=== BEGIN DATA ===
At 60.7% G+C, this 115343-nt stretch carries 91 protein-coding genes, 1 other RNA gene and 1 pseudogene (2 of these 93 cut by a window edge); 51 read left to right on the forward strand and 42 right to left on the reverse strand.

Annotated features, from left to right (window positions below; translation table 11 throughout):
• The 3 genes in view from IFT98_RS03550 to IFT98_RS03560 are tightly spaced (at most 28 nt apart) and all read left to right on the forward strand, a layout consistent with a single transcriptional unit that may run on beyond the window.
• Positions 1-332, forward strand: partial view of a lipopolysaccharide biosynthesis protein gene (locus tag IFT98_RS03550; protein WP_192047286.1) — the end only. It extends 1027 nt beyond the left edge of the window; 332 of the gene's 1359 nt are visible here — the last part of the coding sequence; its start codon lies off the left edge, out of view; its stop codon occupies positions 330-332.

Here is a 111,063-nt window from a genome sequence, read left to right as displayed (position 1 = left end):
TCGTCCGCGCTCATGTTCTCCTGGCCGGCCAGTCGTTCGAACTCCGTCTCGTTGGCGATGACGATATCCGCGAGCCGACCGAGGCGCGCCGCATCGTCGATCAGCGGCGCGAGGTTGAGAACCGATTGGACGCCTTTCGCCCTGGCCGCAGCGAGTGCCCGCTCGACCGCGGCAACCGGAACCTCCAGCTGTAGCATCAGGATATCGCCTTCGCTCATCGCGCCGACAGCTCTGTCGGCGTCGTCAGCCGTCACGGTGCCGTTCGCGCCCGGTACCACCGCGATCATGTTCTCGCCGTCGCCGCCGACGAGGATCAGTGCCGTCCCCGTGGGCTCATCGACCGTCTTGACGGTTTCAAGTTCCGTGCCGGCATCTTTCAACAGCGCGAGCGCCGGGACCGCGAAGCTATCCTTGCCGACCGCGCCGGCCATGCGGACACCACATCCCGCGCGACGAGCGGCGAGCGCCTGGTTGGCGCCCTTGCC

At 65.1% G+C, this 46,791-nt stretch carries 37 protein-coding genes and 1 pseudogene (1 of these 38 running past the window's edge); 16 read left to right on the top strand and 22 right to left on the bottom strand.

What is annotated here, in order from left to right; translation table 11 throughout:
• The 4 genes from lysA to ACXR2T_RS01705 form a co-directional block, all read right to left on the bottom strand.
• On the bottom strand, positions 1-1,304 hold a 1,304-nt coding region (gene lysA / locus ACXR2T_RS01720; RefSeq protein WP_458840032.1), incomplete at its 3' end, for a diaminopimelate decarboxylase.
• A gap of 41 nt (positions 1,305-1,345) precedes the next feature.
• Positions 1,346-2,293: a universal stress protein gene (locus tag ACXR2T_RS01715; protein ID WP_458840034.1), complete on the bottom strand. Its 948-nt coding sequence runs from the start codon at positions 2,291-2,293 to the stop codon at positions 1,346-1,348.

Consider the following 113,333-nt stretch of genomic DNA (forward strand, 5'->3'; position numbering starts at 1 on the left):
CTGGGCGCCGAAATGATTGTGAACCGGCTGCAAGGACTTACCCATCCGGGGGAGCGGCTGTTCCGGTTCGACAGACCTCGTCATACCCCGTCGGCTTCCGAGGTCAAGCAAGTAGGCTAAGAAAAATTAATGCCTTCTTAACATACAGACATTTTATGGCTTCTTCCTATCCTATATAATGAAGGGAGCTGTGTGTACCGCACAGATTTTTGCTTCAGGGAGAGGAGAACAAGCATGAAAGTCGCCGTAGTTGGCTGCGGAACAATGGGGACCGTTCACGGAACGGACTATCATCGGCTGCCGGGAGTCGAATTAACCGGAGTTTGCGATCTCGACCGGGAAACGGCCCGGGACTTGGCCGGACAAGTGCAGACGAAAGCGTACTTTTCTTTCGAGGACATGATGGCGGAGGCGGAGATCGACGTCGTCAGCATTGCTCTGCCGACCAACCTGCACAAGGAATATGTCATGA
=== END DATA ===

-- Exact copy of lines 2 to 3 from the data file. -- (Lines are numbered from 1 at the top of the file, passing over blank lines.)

Annotated features, from left to right (window positions below; translation table 11 throughout):
• The 3 genes in view from IFT98_RS03550 to IFT98_RS03560 are tightly spaced (at most 28 nt apart) and all read left to right on the forward strand, a layout consistent with a single transcriptional unit that may run on beyond the window.